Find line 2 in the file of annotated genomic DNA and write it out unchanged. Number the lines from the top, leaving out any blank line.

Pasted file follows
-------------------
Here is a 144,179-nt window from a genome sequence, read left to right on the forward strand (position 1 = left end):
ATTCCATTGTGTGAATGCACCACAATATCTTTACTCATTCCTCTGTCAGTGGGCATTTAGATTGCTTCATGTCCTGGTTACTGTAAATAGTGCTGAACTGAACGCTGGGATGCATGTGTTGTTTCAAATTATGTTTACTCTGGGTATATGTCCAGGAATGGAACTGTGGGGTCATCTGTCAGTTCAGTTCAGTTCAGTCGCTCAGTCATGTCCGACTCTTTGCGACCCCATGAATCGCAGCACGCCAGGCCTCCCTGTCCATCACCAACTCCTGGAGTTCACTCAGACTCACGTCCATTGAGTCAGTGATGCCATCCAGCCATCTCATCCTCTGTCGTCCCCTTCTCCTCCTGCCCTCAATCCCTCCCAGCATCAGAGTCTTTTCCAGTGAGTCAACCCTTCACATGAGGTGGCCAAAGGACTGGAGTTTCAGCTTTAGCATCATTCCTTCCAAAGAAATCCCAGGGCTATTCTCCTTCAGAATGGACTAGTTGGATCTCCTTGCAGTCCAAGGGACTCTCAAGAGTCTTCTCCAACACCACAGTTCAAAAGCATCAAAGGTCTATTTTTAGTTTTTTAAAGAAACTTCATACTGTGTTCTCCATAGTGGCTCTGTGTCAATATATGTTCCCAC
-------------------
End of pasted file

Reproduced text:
ATTCCATTGTGTGAATGCACCACAATATCTTTACTCATTCCTCTGTCAGTGGGCATTTAGATTGCTTCATGTCCTGGTTACTGTAAATAGTGCTGAACTGAACGCTGGGATGCATGTGTTGTTTCAAATTATGTTTACTCTGGGTATATGTCCAGGAATGGAACTGTGGGGTCATCTGTCAGTTCAGTTCAGTTCAGTCGCTCAGTCATGTCCGACTCTTTGCGACCCCATGAATCGCAGCACGCCAGGCCTCCCTGTCCATCACCAACTCCTGGAGTTCACTCAGACTCACGTCCATTGAGTCAGTGATGCCATCCAGCCATCTCATCCTCTGTCGTCCCCTTCTCCTCCTGCCCTCAATCCCTCCCAGCATCAGAGTCTTTTCCAGTGAGTCAACCCTTCACATGAGGTGGCCAAAGGACTGGAGTTTCAGCTTTAGCATCATTCCTTCCAAAGAAATCCCAGGGCTATTCTCCTTCAGAATGGACTAGTTGGATCTCCTTGCAGTCCAAGGGACTCTCAAGAGTCTTCTCCAACACCACAGTTCAAAAGCATCAAAGGTCTATTTTTAGTTTTTTAAAGAAACTTCATACTGTGTTCTCCATAGTGGCTCTGTGTCAATATATGTTCCCAC